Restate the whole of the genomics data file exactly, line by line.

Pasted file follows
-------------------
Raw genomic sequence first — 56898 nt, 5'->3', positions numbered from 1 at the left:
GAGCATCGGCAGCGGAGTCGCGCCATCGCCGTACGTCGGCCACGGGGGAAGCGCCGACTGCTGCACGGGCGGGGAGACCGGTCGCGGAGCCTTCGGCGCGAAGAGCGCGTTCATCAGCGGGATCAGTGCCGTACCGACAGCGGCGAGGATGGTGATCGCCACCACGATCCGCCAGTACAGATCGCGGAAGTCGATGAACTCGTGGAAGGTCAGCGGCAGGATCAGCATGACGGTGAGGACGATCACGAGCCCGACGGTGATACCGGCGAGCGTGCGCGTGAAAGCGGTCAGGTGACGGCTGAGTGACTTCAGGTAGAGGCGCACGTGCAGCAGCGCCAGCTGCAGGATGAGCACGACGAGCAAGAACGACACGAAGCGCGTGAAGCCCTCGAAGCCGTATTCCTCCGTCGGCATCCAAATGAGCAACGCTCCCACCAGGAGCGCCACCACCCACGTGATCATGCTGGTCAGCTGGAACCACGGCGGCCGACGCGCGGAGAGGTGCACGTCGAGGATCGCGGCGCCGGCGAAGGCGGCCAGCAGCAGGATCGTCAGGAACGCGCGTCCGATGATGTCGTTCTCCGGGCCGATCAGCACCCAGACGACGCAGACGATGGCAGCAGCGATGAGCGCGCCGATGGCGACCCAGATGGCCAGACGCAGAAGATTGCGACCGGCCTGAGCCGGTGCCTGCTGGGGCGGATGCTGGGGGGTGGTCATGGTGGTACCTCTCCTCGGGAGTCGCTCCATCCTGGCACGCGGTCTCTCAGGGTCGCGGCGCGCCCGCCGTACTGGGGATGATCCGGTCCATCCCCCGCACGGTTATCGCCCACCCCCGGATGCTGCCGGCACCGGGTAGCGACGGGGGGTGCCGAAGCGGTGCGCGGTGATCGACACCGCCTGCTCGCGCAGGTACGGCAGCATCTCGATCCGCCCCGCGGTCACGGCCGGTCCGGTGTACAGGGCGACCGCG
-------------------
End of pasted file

Raw genomic sequence first — 56898 nt, 5'->3', positions numbered from 1 at the left:
GAGCATCGGCAGCGGAGTCGCGCCATCGCCGTACGTCGGCCACGGGGGAAGCGCCGACTGCTGCACGGGCGGGGAGACCGGTCGCGGAGCCTTCGGCGCGAAGAGCGCGTTCATCAGCGGGATCAGTGCCGTACCGACAGCGGCGAGGATGGTGATCGCCACCACGATCCGCCAGTACAGATCGCGGAAGTCGATGAACTCGTGGAAGGTCAGCGGCAGGATCAGCATGACGGTGAGGACGATCACGAGCCCGACGGTGATACCGGCGAGCGTGCGCGTGAAAGCGGTCAGGTGACGGCTGAGTGACTTCAGGTAGAGGCGCACGTGCAGCAGCGCCAGCTGCAGGATGAGCACGACGAGCAAGAACGACACGAAGCGCGTGAAGCCCTCGAAGCCGTATTCCTCCGTCGGCATCCAAATGAGCAACGCTCCCACCAGGAGCGCCACCACCCACGTGATCATGCTGGTCAGCTGGAACCACGGCGGCCGACGCGCGGAGAGGTGCACGTCGAGGATCGCGGCGCCGGCGAAGGCGGCCAGCAGCAGGATCGTCAGGAACGCGCGTCCGATGATGTCGTTCTCCGGGCCGATCAGCACCCAGACGACGCAGACGATGGCAGCAGCGATGAGCGCGCCGATGGCGACCCAGATGGCCAGACGCAGAAGATTGCGACCGGCCTGAGCCGGTGCCTGCTGGGGCGGATGCTGGGGGGTGGTCATGGTGGTACCTCTCCTCGGGAGTCGCTCCATCCTGGCACGCGGTCTCTCAGGGTCGCGGCGCGCCCGCCGTACTGGGGATGATCCGGTCCATCCCCCGCACGGTTATCGCCCACCCCCGGATGCTGCCGGCACCGGGTAGCGACGGGGGGTGCCGAAGCGGTGCGCGGTGATCGACACCGCCTGCTCGCGCAGGTACGGCAGCATCTCGATCCGCCCCGCGGTCACGGCCGGTCCGGTGTACAGGGCGACCGCG